Moscow says the two countries are yet to sign a deal writing off US$1.5 billion in debts from the 1980s, despite talks last month
According to Ouk Rabun, secretary of state at the Ministry of Economy and Finance, a succession of Cambodian governments have amassed foreign debts to the tune of US $2.37 billion - totalling 20 percent of the country's GDP - since the 1970s.
THE Russian Finance Ministry has denied reports the country signed an agreement to write off the bulk of Cambodia's debt, following comments from local officials that the two countries had already arranged to cancel $1.5 billion in Soviet-era repayments.
At a National Assembly session Tuesday, Cheam Yeap, chairman of the Committee of Finance, Banking and Audits, said that "Russia has cancelled 70 percent of the debt that the Kingdom owes".
He added that the loans were granted in the 1980s, when Cambodia was heavily reliant on Soviet aid.
But Konstantin Vyshkovsky, head of Moscow's International Financial Relations Department, told Russian media the Cambodians were jumping the gun on the debt agreement.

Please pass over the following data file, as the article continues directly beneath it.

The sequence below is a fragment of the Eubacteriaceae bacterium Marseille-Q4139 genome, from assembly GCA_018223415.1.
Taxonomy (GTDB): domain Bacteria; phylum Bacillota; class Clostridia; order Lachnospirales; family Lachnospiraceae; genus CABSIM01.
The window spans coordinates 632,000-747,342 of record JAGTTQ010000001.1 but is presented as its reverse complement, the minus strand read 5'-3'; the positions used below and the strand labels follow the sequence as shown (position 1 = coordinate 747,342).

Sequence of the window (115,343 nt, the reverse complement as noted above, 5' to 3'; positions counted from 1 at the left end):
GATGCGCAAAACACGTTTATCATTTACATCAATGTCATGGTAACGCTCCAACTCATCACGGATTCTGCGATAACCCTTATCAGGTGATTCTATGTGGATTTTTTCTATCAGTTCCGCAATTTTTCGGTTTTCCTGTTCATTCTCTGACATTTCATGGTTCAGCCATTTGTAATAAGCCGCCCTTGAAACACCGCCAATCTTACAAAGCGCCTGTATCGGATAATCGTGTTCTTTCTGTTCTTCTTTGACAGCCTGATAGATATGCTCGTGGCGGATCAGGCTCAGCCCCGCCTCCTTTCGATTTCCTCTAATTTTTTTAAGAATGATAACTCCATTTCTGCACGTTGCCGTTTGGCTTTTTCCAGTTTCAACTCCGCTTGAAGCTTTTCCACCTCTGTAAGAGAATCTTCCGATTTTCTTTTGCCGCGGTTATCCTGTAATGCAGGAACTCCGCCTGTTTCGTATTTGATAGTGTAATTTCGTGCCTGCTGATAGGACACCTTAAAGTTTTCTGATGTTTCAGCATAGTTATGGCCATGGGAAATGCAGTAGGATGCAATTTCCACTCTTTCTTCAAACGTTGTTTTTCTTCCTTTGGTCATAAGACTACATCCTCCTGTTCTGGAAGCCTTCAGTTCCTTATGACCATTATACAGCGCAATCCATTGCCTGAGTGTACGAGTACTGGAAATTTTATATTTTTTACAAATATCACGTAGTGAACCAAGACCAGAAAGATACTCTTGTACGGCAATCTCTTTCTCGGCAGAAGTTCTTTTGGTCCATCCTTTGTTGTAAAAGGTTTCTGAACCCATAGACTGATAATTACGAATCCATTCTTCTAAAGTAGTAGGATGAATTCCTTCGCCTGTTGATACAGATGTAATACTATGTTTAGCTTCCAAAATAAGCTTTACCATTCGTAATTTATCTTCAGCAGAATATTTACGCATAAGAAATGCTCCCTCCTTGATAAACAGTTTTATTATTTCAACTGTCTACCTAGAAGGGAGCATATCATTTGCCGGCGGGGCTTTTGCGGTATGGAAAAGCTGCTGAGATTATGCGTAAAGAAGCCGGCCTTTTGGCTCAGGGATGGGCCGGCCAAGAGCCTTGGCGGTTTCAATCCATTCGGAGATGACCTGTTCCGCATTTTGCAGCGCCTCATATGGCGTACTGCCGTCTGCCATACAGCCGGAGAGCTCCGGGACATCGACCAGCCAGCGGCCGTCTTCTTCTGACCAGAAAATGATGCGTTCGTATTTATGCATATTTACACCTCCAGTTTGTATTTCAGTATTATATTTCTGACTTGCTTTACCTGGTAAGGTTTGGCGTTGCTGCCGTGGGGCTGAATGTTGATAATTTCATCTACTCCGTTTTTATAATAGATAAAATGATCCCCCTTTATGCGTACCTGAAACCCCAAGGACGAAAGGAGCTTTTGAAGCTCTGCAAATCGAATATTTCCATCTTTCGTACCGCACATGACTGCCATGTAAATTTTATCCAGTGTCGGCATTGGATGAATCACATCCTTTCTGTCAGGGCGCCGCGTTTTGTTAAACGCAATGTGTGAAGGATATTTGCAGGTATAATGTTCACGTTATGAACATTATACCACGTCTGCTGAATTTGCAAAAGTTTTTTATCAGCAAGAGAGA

"We do not confirm this information," he was reported as saying Tuesday. "The talks are underway. The debt exists and should be settled ... but we have not signed a bilateral agreement."
Cheam Yeap confirmed that the Russians had pledged to erase a large portion of Cambodia's debt following a visit of Assembly President Heng Samrin to Moscow in November 2006, but said the pledge had not yet been formalised in a signed agreement.
"A Russian delegation from the Duma [parliament] came to Phnom Penh in November," he said Wednesday.
"The head of the delegation informed the National Assembly that the government of the Russian Federation will eliminate about 70 percent of the debt."
Delegation head Valery Yazev said that negotiations would resume in early 2009.